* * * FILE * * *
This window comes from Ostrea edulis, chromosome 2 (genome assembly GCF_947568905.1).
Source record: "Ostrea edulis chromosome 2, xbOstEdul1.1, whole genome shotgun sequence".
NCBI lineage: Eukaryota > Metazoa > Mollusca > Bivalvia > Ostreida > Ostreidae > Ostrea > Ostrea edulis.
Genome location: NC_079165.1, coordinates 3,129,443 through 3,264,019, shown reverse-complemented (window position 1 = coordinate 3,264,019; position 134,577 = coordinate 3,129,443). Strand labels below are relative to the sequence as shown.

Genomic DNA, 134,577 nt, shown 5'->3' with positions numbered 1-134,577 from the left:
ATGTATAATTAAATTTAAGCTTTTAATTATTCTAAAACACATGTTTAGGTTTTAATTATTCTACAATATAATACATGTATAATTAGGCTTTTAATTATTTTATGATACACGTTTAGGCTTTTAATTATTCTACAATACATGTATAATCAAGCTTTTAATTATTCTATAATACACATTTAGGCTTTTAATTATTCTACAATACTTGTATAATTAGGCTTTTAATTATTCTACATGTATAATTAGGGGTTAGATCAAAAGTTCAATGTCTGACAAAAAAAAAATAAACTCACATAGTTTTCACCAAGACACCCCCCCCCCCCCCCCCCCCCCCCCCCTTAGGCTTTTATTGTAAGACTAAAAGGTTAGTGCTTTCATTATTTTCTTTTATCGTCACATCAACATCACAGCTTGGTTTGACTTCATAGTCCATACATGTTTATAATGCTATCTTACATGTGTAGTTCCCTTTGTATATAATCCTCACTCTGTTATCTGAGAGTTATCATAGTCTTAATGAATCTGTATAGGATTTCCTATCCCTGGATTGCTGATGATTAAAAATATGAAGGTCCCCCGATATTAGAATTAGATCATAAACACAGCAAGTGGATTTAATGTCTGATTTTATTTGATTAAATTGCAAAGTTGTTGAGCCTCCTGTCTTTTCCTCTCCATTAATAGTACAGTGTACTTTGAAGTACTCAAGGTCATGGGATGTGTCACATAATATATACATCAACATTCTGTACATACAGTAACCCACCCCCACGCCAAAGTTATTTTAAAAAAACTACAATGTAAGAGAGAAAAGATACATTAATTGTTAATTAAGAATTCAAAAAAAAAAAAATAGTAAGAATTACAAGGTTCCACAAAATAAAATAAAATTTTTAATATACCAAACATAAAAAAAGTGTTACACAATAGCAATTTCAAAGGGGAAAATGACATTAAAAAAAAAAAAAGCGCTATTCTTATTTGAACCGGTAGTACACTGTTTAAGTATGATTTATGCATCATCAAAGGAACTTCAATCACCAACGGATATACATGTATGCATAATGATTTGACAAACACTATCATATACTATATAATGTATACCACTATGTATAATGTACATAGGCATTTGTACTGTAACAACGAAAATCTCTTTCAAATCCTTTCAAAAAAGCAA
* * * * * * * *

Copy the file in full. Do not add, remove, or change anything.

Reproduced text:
This window comes from Ostrea edulis, chromosome 2 (genome assembly GCF_947568905.1).
Source record: "Ostrea edulis chromosome 2, xbOstEdul1.1, whole genome shotgun sequence".
NCBI lineage: Eukaryota > Metazoa > Mollusca > Bivalvia > Ostreida > Ostreidae > Ostrea > Ostrea edulis.
Genome location: NC_079165.1, coordinates 3,129,443 through 3,264,019, shown reverse-complemented (window position 1 = coordinate 3,264,019; position 134,577 = coordinate 3,129,443). Strand labels below are relative to the sequence as shown.

Genomic DNA, 134,577 nt, shown 5'->3' with positions numbered 1-134,577 from the left:
ATGTATAATTAAATTTAAGCTTTTAATTATTCTAAAACACATGTTTAGGTTTTAATTATTCTACAATATAATACATGTATAATTAGGCTTTTAATTATTTTATGATACACGTTTAGGCTTTTAATTATTCTACAATACATGTATAATCAAGCTTTTAATTATTCTATAATACACATTTAGGCTTTTAATTATTCTACAATACTTGTATAATTAGGCTTTTAATTATTCTACATGTATAATTAGGGGTTAGATCAAAAGTTCAATGTCTGACAAAAAAAAAATAAACTCACATAGTTTTCACCAAGACACCCCCCCCCCCCCCCCCCCCCCCCCCCTTAGGCTTTTATTGTAAGACTAAAAGGTTAGTGCTTTCATTATTTTCTTTTATCGTCACATCAACATCACAGCTTGGTTTGACTTCATAGTCCATACATGTTTATAATGCTATCTTACATGTGTAGTTCCCTTTGTATATAATCCTCACTCTGTTATCTGAGAGTTATCATAGTCTTAATGAATCTGTATAGGATTTCCTATCCCTGGATTGCTGATGATTAAAAATATGAAGGTCCCCCGATATTAGAATTAGATCATAAACACAGCAAGTGGATTTAATGTCTGATTTTATTTGATTAAATTGCAAAGTTGTTGAGCCTCCTGTCTTTTCCTCTCCATTAATAGTACAGTGTACTTTGAAGTACTCAAGGTCATGGGATGTGTCACATAATATATACATCAACATTCTGTACATACAGTAACCCACCCCCACGCCAAAGTTATTTTAAAAAAACTACAATGTAAGAGAGAAAAGATACATTAATTGTTAATTAAGAATTCAAAAAAAAAAAAATAGTAAGAATTACAAGGTTCCACAAAATAAAATAAAATTTTTAATATACCAAACATAAAAAAAGTGTTACACAATAGCAATTTCAAAGGGGAAAATGACATTAAAAAAAAAAAAAGCGCTATTCTTATTTGAACCGGTAGTACACTGTTTAAGTATGATTTATGCATCATCAAAGGAACTTCAATCACCAACGGATATACATGTATGCATAATGATTTGACAAACACTATCATATACTATATAATGTATACCACTATGTATAATGTACATAGGCATTTGTACTGTAACAACGAAAATCTCTTTCAAATCCTTTCAAAAAAGCAA